Another driver with a long and yet admirably ‘clean’ record was James JEPHSON. Taking the familiar path from Cleaner in 1892 to retiring as a Driver on age limit in 1937, he managed to avoid many of the transgressions his contemporaries received punishment for. His career wasn’t entirely unblemished though: In November 1921 he received a reprimand for unspecified “carelessness” which resulted in “Delay to the 6/20pm frieght, Liverpool to Derby, E.3683”. His caution in February 1925 is a little more explicit; “Want of care in the manipulation of the brake, causing train to divide at Beighton Jc.” Just four months later he was reprimanded for “Failing to remove tail lamp from tender before working train, resulting in train having to be stopped unnecessarily”. An eagle-eyed signalman. His final caution was in October 1929, again cryptically short; “Stop block damaged”.
The record for Fred LAMBERT is one of the few where significant parts are unreadable - in this case because of poor repair at some point using sellotape. What we can see is that he started at Nuneaton in 1907 and transferred to Derby as a Driver in 1934 and that his Punishments and Gratuities record is commendably short. Which makes this one entry all the more remarkable: Suspended for one day in January 1943 for “Working L.E. 5274 Kentish Town to St. Pancras, passing Dock Jct. Up Main starting signal at danger, and when working 8/15pm express passenger to Derby, 3/1/43, passing Dock Jct. Down Main home at danger”. Though it doesn’t specifically say so, the inference is that these two incidents happened during the same turn, and the mind boggles as to what it may have been about Dock Junction which caused a Driver with an otherwise exceptional record to do so? Presumably some issue unique to wartime working? He retired on age limit in 1958 with no further blemishes on his record and died in 1975 at Basford, Notts.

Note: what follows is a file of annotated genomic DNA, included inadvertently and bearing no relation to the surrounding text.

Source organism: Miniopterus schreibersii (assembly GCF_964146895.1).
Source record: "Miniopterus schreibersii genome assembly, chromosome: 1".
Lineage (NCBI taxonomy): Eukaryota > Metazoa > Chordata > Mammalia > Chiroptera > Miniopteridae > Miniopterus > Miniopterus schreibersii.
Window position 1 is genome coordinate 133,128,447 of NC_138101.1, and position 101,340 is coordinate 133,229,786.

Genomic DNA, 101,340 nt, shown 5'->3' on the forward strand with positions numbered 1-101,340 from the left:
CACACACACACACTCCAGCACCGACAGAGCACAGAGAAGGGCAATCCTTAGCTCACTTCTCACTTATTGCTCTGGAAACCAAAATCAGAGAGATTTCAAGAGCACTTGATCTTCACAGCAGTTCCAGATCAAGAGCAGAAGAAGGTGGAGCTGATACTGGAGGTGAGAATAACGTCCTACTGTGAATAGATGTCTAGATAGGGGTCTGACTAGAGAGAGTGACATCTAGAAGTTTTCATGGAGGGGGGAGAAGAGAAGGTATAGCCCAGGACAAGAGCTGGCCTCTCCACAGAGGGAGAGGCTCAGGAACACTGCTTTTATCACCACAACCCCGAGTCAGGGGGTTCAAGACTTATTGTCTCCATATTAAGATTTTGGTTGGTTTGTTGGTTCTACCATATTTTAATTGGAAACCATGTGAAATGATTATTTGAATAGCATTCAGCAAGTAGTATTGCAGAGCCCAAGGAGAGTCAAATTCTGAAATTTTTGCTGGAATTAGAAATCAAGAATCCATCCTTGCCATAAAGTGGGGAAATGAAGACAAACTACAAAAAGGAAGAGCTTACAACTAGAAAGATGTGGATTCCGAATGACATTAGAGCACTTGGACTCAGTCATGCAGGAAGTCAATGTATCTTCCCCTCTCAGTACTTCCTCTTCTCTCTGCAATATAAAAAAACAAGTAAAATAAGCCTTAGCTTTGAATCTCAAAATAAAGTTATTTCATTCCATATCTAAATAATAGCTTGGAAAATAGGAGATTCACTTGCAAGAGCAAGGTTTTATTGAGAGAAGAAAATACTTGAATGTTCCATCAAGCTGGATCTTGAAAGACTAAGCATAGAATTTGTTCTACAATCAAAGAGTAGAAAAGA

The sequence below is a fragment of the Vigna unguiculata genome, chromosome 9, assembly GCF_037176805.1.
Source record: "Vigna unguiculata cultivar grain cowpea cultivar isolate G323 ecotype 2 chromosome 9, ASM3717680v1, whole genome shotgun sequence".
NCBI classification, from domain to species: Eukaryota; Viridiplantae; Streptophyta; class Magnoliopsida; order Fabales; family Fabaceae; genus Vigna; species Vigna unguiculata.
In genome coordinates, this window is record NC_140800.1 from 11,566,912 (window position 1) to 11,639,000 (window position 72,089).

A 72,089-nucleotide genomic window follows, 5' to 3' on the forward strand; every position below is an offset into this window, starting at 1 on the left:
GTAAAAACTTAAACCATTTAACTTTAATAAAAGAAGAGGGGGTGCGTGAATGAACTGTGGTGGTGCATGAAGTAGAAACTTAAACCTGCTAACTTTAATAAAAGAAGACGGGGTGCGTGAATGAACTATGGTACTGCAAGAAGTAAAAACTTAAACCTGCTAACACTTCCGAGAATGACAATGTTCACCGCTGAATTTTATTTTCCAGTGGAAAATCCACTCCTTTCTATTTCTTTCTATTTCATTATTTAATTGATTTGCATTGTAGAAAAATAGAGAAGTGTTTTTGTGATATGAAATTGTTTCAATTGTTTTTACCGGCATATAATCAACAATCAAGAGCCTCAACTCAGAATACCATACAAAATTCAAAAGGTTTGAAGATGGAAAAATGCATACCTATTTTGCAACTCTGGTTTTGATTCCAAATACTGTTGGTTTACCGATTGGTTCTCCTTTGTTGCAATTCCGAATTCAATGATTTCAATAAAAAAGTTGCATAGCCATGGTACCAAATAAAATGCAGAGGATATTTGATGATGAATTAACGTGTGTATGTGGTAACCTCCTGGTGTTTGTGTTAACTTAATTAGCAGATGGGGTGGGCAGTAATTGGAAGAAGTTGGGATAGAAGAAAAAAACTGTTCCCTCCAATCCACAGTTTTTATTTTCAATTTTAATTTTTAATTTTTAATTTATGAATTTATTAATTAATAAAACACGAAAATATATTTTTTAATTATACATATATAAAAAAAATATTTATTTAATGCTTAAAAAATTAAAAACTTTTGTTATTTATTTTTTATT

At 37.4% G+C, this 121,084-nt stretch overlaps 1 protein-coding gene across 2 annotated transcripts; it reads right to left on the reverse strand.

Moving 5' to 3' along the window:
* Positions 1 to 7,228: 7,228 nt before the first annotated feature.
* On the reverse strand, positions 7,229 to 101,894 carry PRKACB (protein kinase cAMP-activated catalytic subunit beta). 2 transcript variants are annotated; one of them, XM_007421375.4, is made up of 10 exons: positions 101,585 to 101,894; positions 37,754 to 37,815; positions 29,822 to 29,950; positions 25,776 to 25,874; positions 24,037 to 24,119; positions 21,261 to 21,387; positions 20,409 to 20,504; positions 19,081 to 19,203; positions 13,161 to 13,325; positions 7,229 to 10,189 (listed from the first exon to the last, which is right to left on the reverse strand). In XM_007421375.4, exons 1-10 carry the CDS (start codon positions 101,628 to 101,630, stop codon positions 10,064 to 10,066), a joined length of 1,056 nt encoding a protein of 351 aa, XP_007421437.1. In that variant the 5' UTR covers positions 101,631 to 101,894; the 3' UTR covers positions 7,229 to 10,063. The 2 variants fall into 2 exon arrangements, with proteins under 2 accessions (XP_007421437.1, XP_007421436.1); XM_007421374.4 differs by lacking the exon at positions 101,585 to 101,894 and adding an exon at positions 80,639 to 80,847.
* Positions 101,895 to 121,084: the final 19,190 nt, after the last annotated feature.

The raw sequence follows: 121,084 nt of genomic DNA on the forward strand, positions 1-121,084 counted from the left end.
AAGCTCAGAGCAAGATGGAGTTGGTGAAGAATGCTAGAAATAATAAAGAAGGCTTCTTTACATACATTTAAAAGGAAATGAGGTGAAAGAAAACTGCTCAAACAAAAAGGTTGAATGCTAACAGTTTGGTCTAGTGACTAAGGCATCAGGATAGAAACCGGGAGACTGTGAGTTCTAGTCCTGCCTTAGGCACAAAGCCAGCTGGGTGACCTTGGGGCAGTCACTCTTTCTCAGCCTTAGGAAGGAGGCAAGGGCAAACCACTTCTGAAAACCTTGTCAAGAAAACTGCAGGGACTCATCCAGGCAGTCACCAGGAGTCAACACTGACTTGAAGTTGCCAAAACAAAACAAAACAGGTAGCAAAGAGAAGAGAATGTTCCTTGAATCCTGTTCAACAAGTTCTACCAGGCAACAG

One of the most interesting records is that of John Harold LAMBERT, not least as he was taken on the Company on 31JLU1895 as a “Strike Fireman”. After 14 months service he was demoted to Cleaner and began the usual progression back up the ranks. During 1901 – 1904 he was promoted and put back between Fireman and Passed Cleaner three times and eventually, in 1923, he made it to Driver. His record of Punishments and Gratuities over his 48 year career before he died in service in 1948 runs to an astonishing page and a half. Granted, most of the entries are relatively trivial matters such as smoking, being late for duty and failing to sign for notices etc. Ones worth remarking on, however, include: Severely Reprimanded in 1923 for “Failing to properly afford relief & giving wrong information with a view to concealing his attention to duty” (whatever that means!?). On 13APR1929 he was given “appreciation” for “Noticing broken nose chain No.1 Platform, Derby” (again, whatever that means?). Ironically, a fortnight later he was cautioned for “Rough handling of Eng. 3947, resulting in broken Eng. Coupling”. Another ‘odd’ Caution was given in June 1931 for “Awkward working with Dvr. Burton causing 5 mins late start 1.17am Dby – M/C 17/6/31”. In February 1932 he received another strange caution; “Engines 931 & 3367 in collision, Derby Loco’. Taking no notice after 3 warnings had been given”. One of his more serious transgressions resulted in a two day suspension in July 1935 for “Passing Home & Starting signals at danger at Napsbury when working 9.7 am express Sheffield to St. Pancras”. His final blemish was a one day suspension for repeating the classic Derby driver sin; “Negligence resulting in collision between Engs. 3732 & 541, Derby Loco Yd., causing damage to Eng. 541”.